This is her third book, and it shows her coming into her own. Its humor is more dismaying than the others I’ve chosen, its control of language ever more precise. Her often dysfunctional speakers stumble into catastrophes with their eyes wide open.

A fair number of reviewers, I’ve noticed, have taken these monologues as thinly veiled autobiography. Whether there’s any personal overlap or not, it seems to me that the poems clearly indicate a ventriloquist approach to their material. The book has three poems called ‘Catherine and Her Wheel’. It sounds like the author’s own name, but visually isn’t the same, which is a good example of the way in which the self is used in her poetry, but actually displaced. Not to perceive this would be to lose half of the enjoyment, as well as its disturbance. If you read them thinking this is autobiography, so much of the play of the poems is lost.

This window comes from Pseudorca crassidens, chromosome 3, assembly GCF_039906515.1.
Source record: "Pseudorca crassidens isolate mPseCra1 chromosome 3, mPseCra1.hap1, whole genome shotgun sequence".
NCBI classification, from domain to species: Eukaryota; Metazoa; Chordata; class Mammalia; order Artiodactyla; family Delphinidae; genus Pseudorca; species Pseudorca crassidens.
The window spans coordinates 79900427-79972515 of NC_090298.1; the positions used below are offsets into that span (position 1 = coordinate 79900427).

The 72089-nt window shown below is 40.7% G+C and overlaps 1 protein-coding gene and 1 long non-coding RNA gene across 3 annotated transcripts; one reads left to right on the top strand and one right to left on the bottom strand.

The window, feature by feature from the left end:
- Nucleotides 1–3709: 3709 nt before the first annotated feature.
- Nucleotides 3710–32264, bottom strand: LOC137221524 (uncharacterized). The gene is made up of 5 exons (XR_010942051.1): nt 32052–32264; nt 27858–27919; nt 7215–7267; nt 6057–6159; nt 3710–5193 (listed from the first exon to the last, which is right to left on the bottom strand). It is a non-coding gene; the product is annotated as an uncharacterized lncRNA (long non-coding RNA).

It sounds like a reductive way to read contemporary poetry, and I especially see it when women poets are reviewed—it’s so commonly assumed that autobiographical material is just being mapped onto stanzas. 

It’s not an uncommon general assumption since the days of the Confessional poets (Sexton, Plath, Lowell and Berryman being the prime examples). Even that label is a misnomer and a mis-appreciation of what these poets were each of them doing very differently.

Maris has this lovely play, in the third of those Catherine Wheel poems, on the Spanish expression “nada de nada”:

that there was nothing, that there was ‘nada de nada’,
the most perfect Spanish expression, the most beautiful
and poetic circle, the nothing wheel,
the wheel I have carried through all routes of my life, the wheel
I was fundamentally wedded to, my true beloved,
watch me touch it now look at it look at it: nothing.

Like the Spanish expression with its emptying repetition, the repetition of the last line spins and accelerates, losing even the punctuation. What I like best is the way the vanity the collection addresses, among other things, is exposed, and edgy, and teetering on the abyss. I hadn’t really questioned myself about its relation to contemporary politics, but it feels current without explicitly addressing the subject. That may well be how, in many cases, poetry deals with the contemporary.

Let’s move on to your next choice, which isn’t a slim volume but the full Collected Poems of Arun Kolatkar. For those who haven’t heard of him, tell us about Kolatkar and why you chose this book.